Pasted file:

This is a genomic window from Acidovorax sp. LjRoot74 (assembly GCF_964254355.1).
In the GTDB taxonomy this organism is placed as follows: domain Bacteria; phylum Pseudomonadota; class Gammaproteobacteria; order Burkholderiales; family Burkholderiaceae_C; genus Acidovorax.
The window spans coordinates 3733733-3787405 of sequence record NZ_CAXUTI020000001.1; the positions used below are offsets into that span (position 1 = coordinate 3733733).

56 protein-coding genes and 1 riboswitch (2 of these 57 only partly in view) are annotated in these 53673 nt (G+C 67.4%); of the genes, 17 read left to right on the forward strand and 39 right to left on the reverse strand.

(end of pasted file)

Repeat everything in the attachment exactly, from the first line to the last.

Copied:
This is a genomic window from Acidovorax sp. LjRoot74 (assembly GCF_964254355.1).
In the GTDB taxonomy this organism is placed as follows: domain Bacteria; phylum Pseudomonadota; class Gammaproteobacteria; order Burkholderiales; family Burkholderiaceae_C; genus Acidovorax.
The window spans coordinates 3733733-3787405 of sequence record NZ_CAXUTI020000001.1; the positions used below are offsets into that span (position 1 = coordinate 3733733).

56 protein-coding genes and 1 riboswitch (2 of these 57 only partly in view) are annotated in these 53673 nt (G+C 67.4%); of the genes, 17 read left to right on the forward strand and 39 right to left on the reverse strand.